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Excerpted from Give to Your Heart's Content by Linda Harper. Copyright © 2002 by Linda Harper. Excerpted by permission of Innisfree Press.  All rights reserved. No part of this excerpt may be reproduced or reprinted without permission in writing from the publisher. HTML and web pages copyright © by SpiritSite.com.

"So you made a mistake. Apologize or make amends if necessary, and then let go of it."

  Linda Harper, Give to Your Heart's Content, Part 4

Ten Simple Ways to Practice Giving to Yourself

We will explore ways to allow your unique style of giving to unfold naturally. The following ideas, however, are gifts of self-nurturing that replenish everyone. Feel free to alter them or expand on the ideas to fit your unique needs. Get yourself into the habit of incorporating self-giving into your everyday life . . . beginning today!

1. Give yourself the gift of doing one thing at a time.

Next time you are thinking about trying to do two or more things at the same time, stop and choose to fully immerse yourself in one activity at a time. If one task has to wait until a little later—let it wait. Enjoy a more relaxed, focused experience.

2. Give yourself the gift of a few minutes alone just to SIT.

Decide to take time out of your schedule and do nothing for at least ten minutes. Just sit. Let your mind become empty. You might be surprised to find what "nothing" has to offer!

3. Give yourself the gift of stretching a self-imposed deadline.

Find one of the "shoulds" you have placed upon yourself that has a time constraint. Consider stretching your time limit a few more hours or another day. Do you really have to have it done in such a hurry, or can you complete the task at a slower and more enjoyable pace?

4. Give yourself the gift of being human.

So you made a mistake. Apologize or make amends if necessary, and then let go of it. Allow yourself to be human without self-degrading yourself for the error.

5. Give yourself the gift of saying "no."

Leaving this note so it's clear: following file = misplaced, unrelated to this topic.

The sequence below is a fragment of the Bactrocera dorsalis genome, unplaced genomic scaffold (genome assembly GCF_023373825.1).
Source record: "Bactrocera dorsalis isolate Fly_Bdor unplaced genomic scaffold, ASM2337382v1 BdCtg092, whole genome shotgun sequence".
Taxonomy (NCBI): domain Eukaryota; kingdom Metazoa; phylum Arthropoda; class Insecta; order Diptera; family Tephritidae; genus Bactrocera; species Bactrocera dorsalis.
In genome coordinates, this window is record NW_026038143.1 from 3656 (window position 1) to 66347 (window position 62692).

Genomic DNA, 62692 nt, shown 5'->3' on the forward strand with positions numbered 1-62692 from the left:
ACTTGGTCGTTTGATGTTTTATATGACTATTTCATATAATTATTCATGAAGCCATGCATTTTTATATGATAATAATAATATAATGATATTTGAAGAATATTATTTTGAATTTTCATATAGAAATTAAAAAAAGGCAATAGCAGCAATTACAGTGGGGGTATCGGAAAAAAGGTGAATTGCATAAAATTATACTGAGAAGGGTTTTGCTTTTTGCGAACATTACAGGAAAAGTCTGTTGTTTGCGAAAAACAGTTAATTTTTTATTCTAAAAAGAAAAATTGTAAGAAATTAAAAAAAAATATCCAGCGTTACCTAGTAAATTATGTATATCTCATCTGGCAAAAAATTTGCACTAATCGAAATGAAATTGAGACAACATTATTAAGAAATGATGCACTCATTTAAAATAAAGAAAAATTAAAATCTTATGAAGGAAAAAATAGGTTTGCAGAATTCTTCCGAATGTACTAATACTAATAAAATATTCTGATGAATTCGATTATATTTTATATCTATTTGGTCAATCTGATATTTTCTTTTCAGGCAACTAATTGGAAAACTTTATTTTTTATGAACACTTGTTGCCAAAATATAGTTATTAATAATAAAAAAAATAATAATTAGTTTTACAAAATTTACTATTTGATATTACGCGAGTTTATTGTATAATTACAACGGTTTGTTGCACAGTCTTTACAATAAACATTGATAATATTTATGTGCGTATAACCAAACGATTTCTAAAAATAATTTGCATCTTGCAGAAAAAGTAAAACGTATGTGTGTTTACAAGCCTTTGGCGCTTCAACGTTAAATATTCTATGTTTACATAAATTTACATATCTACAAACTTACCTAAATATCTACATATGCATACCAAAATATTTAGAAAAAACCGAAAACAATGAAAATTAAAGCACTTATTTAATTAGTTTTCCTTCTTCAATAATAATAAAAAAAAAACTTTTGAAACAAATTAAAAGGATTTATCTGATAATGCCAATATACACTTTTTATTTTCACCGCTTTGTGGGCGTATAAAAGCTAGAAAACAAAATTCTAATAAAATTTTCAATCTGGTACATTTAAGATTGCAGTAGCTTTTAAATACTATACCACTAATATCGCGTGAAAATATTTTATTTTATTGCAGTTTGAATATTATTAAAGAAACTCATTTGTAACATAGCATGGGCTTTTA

Many of us have days fully packed to the brim, yet we add one more thing when asked. That "one more thing" can be the difference between an enjoyable busy day and a busy day filled with pressure. Stop and allow yourself the option to politely say, "No, not today."

6. Give yourself the gift of slowing down.

Many of us are in the habit of going through our days at an accelerated speed. Make the effort to reduce your rate of movement. Slow down when you get dressed, eat, drive, or walk from place to place.

7. Give yourself the gift of NOT doing something.

Whether your list of things to do is on paper or in your head, choose something from it and decide you are not going to do it today. In reality, we rarely get everything done from our lists, anyway. Decide to skip mowing the lawn, or making the phone call, or filing the papers, or vacuuming the house today. Make this decision early in your day so you can enjoy the sense of freedom in having one less thing to do.

8. Give yourself the gift of going out of your way for a special nurturing eating experience.

Rather than grabbing fast-food or putting that pre-made meal in the microwave, stop and ask yourself, "What would I really like to have that would fulfill my whole person: body, mind, and soul?" Take time out to nurture yourself with a delicious and nutritious meal in a soul-nourishing atmosphere.

9. Give yourself the gift of simple comforts.

There are many basic pleasures in life that nurture our bodies while feeding our souls. Consider the "little things" that can make your day more comfortable. Most of us already know what they are, but we do not stop and take the time to add them to our day. These personal comforts might include slippers, flannel sheets, pajamas heated up in the dryer just before bed on a cold night, an extra pillow, a long bath, hot apple cider, a glass of ice water with a slice of lemon, a favorite snack, or a scented candle. Of course, the list is endless. The idea is to create your own unique and ever-changing list and to keep these gifts to yourself readily available.

10. Give yourself the gift of not asking someone for permission to nurture yourself—just decide to do it.

The next time you feel indecisive about giving yourself a gift, decide that you do not need to have somebody else tell you it is okay to have it. Give yourself the chance to make this decision on your own. You are reaffirming your faith in your natural ability to provide self-nurturing.

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